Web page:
A year on from MiFID II’s implementation, Mark Latham investigates the extent to which the industry is innovating as it implements the directive’s costs and charges disclosure requirements.
When the second iteration of the EU’s flagship financial markets legislation, the Markets in Financial Instruments Directive (MiFID II), came into force in January 2018, it was the culmination of years of negotiation in Brussels and consultation with the industry and national regulators.
The main aim of updating MiFID, a directive first implemented in 2007, was to increase protection and transparency for investors and stimulate greater competition into the trading of bonds and derivatives and other instruments as well as equities.
While the first version of MiFID had also aimed to lower prices and expand choices for investors, the global financial crisis had highlighted some of its structural weaknesses.
So, as the first anniversary of MiFID II approaches, is the new legislation showing signs of achieving its aims? Is it enough to help consumers compare costs and charges or is there anything else that could or should be done?
Since the start of 2018, distributors and advisers providing services under MiFID II have been required to provide information about all costs and charges within the funds they offer to clients.
The revised rules also require product providers to support distributors in fulfilling their obligations by providing the relevant cost information.
It is estimated that the industry collectively spent €2.36 billion preparing for MiFID II. And, while some firms were scrambling to be ready for the implementation date of January 3, 2018, there has been no sign of market disruption since.
Andrew Glessing, head of regulation at Alpha Financial Markets Consulting, believes that – together with the Packaged Retail Investment and Insurance-based Products directive (Priips) which also came into force in January – the cost and charges requirements of MiFID II have been one of the most difficult pieces of regulation that asset managers and wealth managers have had to implement in recent years.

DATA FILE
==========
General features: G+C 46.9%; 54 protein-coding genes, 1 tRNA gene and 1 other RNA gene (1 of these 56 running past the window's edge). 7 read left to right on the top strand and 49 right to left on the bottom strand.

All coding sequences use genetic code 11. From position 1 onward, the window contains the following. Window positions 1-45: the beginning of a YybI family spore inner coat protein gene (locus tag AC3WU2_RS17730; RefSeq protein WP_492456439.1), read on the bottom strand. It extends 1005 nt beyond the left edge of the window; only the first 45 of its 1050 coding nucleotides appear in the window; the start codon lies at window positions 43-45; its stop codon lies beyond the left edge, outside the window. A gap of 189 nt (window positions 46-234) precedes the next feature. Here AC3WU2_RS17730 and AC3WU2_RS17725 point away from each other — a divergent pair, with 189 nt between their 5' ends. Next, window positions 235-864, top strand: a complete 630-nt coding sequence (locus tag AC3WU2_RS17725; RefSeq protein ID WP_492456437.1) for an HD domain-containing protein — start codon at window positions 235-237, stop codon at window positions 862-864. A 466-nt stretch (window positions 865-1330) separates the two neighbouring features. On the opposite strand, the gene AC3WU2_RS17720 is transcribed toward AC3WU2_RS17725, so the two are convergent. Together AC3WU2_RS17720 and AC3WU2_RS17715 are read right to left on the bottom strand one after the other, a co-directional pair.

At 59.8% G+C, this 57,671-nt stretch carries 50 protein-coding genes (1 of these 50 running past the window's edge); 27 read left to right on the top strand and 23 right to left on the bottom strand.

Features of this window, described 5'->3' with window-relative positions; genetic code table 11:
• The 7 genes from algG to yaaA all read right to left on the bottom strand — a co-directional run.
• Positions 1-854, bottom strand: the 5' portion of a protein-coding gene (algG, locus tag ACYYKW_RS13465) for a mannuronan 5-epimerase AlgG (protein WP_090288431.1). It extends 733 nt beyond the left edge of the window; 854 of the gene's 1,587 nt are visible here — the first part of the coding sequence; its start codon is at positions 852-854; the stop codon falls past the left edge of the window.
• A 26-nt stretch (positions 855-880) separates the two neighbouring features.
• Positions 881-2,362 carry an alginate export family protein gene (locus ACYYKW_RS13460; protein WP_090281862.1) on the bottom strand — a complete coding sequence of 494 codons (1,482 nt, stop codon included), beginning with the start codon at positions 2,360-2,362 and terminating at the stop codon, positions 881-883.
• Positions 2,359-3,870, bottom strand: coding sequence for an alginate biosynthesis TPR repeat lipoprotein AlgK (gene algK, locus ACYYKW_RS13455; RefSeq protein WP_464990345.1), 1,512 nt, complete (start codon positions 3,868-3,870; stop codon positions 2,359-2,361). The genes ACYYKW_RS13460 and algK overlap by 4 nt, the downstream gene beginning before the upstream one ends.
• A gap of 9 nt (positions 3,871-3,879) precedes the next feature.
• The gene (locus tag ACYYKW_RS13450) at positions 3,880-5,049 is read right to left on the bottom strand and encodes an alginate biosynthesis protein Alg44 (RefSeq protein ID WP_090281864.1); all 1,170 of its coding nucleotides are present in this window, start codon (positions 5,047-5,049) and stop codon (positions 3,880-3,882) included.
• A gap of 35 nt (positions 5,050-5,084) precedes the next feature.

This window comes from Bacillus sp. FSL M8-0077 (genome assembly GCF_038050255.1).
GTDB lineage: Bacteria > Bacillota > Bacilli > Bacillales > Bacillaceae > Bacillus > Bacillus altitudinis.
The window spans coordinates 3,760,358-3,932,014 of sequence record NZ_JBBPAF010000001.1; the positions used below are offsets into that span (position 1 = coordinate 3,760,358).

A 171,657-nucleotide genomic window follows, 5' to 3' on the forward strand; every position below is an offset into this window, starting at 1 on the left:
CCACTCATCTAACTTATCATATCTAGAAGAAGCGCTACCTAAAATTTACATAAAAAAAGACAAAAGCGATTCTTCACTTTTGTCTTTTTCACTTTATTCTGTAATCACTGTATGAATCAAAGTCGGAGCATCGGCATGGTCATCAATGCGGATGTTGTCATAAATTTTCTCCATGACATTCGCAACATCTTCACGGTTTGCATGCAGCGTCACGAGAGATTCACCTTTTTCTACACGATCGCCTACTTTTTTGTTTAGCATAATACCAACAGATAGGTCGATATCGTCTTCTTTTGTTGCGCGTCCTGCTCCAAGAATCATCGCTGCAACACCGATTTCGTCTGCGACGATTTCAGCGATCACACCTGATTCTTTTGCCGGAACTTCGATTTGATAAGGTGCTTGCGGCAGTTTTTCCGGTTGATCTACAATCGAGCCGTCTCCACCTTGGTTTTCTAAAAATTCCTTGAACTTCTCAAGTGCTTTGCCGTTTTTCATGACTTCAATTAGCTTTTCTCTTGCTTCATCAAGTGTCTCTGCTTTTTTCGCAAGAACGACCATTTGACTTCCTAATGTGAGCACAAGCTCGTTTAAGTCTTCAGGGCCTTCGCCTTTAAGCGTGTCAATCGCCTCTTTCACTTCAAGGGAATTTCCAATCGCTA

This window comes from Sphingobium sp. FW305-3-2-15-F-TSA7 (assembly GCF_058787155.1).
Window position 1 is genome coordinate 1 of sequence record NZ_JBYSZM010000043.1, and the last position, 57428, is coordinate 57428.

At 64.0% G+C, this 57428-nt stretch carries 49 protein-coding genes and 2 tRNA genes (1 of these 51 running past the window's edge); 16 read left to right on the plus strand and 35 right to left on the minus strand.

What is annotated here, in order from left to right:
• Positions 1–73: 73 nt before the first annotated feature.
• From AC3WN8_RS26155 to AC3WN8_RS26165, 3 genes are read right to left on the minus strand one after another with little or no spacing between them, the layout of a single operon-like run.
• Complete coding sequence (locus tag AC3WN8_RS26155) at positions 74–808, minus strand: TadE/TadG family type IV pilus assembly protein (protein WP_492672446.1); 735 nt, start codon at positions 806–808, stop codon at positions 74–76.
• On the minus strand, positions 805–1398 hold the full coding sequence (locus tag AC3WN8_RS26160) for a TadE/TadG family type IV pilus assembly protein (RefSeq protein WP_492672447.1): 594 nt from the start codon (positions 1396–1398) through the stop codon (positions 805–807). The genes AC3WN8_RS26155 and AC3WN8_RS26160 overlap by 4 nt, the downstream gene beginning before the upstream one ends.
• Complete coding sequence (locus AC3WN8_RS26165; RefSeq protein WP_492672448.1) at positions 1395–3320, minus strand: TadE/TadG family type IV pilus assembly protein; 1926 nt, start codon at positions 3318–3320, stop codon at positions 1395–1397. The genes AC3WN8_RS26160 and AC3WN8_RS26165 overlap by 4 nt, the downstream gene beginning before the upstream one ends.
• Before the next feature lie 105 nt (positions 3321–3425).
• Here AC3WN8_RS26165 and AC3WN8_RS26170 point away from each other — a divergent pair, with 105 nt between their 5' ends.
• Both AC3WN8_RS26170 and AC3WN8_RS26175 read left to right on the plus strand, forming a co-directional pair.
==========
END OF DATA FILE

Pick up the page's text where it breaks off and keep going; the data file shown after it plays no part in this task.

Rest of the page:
“Regulatory guidance on how to calculate costs and charges only goes so far, which has resulted in different methodologies being used across the industry,” he says.
“Firms have grappled with how to calculate implicit transaction costs and the impact of cumulative costs on returns, with some methodologies producing negative costs.
“For distribution, there is the additional challenge of collating data from different asset managers and platforms, all of which may use different methodologies, and then bringing it together into a meaningful figure.
“To combat this challenge, we have noticed a trend where investment firms are increasingly moving away from using internal design solutions to third-party systems, partly in recognition that outsourcing complex data management is lower risk.”
Investment firms, Glessing says, are concerned about meeting the minimum requirements of MiFID II and producing accurate costs and charges disclosure based on reliable data.
“But, despite firms wishing to demonstrate a sound interpretation of the rules within deadline, the desire to innovate has not gone away,” he says.
“Financial firms are looking at new and incumbent vendors, improved data management systems and how to improve customer experience in an increasingly digital age.